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In-Box Review
Mitsubishi A7M1 Reppu

by: Rowan Baylis [ MERLIN ]

The Kit
Finemolds are (I believe) an off-shoot of Hasegawa, and the Reppu displays all the good qualities we've come to expect from the latter company. The kit is beautifully moulded in hard pale grey plastic., with finely engraved panel lines and subtly represented fabric control surfaces.

Finemolds' instructions are printed in English and Japanese and parts' names and colours are clearly indicated.

Interior detail is very nicely done, with a 16-piece cockpit, which should look excellent when painted. No seat-harness is provided, but Finemolds market a range of after-market extras including etched belts and a detailed gunsight.

The undercarriage and engine are equally nice and should look good with the addition of brake lines and an ignition-harness.

A seated pilot is supplied, plus 2 standing figures - a ground crewman and an officer. These are nicely moulded and their inclusion is a neat touch.

The kit includes optional open and closed canopies, which are very clear and distortion-free.

Since the Reppu never saw service, colour schemes are obviously limited. However, Finemolds supply decals for 3 aircraft; an overall orange prototype, plus two speculative camouflage schemes.

The decals are nicely printed, with separate white backgounds for the Hinomarus - so opacity and registration should be no problem. Orange stripes are supplied for the wing leading edges of the camouflaged aircraft, but these seem rather translucent, so painting will be a better option. Finally there are a number of stencil markings and a decal for the instrument panel.

This is a fine kit of an unusual aircraft. It will stand out in any collection of Japanese types, and should have a few people scratching their head as they try to guess what it is!
The Mitsubishi A7M1 Reppu (Allied code named Sam) was the intended replacement for the famous Zero. Design work began in 1942 for a new fighter powered by a 2,200hp engine. Strangely, the Navy decided to fit a far less powerful engine, and when the first prototype flew in 1944, it was badly underpowered. Allied bombing and a devastating earthquake caused constant delays, but when the aircraft finally flew with the originally intended powerplant it demonstrated excellent climb and manoeverability, combined with a top speed of almost 400mph. But it was too little, too late. When the war ended, only eight prototype Reppus had been built and none had flown in combat - while the Zero soldiered on to the end.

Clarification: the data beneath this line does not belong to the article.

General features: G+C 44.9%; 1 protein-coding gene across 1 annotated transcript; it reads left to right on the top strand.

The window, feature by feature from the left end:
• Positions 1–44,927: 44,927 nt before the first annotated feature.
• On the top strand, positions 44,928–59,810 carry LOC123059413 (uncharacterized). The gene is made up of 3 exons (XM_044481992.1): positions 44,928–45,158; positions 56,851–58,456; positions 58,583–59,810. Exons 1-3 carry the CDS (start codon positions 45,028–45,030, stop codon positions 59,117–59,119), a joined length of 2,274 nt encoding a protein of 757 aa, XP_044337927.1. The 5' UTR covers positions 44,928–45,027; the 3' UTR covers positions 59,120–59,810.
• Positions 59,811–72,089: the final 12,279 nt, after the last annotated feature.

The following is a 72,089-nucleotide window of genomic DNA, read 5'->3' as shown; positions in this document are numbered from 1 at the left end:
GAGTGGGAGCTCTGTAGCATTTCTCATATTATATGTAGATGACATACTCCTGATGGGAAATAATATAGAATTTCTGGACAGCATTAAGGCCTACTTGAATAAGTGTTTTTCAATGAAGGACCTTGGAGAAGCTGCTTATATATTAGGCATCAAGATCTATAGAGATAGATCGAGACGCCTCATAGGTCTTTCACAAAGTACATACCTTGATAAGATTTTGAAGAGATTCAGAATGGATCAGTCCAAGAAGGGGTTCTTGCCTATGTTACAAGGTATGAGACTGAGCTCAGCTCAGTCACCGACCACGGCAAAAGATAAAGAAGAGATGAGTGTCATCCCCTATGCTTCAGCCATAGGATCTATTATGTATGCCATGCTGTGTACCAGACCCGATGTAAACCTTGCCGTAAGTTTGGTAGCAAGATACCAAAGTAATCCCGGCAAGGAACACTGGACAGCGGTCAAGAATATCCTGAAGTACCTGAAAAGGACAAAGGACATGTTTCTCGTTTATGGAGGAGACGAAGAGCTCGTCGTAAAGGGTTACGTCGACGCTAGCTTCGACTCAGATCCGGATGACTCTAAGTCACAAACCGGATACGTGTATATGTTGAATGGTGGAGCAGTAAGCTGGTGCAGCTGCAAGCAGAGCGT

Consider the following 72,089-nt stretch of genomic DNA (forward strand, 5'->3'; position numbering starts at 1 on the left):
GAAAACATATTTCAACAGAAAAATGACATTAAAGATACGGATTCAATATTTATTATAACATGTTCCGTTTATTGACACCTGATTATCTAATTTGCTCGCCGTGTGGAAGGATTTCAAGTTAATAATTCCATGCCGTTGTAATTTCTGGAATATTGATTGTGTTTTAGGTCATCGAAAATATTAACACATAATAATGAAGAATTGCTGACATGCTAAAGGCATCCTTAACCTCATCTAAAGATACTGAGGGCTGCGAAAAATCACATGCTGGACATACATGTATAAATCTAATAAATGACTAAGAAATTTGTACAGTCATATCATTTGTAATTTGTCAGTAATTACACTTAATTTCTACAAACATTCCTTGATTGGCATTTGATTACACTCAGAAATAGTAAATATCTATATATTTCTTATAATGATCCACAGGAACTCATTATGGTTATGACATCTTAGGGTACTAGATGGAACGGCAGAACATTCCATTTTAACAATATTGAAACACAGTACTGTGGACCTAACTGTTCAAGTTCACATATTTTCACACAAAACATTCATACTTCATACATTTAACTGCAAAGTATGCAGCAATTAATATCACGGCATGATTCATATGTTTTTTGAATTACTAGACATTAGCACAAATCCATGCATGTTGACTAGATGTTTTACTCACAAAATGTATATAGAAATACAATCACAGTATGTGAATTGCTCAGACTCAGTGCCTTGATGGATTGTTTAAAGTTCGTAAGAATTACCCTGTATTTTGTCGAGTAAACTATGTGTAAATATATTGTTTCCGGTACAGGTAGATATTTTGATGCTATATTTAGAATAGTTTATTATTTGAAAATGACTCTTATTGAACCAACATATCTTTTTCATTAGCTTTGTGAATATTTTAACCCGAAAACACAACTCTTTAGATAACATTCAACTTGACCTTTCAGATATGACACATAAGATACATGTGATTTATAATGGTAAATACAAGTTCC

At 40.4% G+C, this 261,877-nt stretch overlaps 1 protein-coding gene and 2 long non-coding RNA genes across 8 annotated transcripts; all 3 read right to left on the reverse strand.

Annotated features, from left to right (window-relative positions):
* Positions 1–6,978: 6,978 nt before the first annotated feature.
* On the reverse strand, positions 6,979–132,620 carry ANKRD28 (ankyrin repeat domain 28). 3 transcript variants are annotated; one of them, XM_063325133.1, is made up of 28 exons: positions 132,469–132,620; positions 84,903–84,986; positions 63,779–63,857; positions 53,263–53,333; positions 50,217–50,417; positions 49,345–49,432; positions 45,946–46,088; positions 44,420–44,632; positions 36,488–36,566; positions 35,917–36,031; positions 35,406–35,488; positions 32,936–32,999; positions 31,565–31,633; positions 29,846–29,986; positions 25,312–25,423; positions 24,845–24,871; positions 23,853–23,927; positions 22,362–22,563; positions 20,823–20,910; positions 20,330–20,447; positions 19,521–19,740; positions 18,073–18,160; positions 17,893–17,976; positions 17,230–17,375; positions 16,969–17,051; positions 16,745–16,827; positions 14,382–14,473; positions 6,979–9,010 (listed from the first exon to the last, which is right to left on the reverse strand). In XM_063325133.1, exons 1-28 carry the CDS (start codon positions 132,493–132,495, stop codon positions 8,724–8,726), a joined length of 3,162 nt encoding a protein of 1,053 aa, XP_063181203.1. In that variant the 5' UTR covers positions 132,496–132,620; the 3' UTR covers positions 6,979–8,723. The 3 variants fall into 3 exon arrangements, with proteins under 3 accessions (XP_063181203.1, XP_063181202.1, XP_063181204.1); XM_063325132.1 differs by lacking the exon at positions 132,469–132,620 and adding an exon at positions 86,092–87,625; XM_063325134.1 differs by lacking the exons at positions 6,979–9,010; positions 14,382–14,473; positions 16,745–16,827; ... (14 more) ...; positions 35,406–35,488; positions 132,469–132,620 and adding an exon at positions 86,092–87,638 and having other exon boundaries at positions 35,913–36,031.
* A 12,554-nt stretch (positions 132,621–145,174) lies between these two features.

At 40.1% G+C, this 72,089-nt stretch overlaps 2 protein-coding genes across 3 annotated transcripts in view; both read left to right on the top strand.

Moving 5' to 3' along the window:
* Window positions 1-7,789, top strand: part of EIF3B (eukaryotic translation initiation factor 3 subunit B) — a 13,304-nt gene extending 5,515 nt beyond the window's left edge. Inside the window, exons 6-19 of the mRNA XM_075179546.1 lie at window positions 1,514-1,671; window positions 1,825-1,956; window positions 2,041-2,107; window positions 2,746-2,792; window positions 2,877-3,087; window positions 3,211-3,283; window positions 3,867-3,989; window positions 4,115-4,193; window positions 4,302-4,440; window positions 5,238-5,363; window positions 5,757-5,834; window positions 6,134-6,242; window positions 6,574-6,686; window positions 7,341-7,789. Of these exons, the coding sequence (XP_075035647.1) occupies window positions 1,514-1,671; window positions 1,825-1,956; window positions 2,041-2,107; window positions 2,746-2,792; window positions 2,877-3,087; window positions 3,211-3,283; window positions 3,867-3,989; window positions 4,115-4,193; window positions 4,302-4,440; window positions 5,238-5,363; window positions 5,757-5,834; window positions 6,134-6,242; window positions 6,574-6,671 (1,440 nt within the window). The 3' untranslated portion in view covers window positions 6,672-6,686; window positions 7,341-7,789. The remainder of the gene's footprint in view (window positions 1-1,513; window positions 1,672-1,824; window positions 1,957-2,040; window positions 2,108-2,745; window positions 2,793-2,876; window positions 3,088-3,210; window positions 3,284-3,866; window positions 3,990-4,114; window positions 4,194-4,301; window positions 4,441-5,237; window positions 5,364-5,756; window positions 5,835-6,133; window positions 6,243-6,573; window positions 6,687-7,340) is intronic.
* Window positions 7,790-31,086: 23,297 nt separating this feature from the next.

Percentage Rating
  Scale: 1:48
  Mfg. ID: FB11
  Suggested Retail: 2,900 Yen
  PUBLISHED: Nov 16, 2003
  NATIONALITY: Japan / 日本

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About Rowan Baylis (Merlin)

I've been modelling for about 40 years, on and off. While I'm happy to build anything, my interests lie primarily in 1/48 scale aircraft. I mostly concentrate on WW2 subjects, although I'm also interested in WW1, Golden Age aviation and the early Jet Age - and have even been known to build the occas...

Copyright 2021 text by Rowan Baylis [ MERLIN ]. Images also by copyright holder unless otherwise noted. Opinions expressed are those of the author(s) and not necessarily those of AeroScale. All rights reserved.


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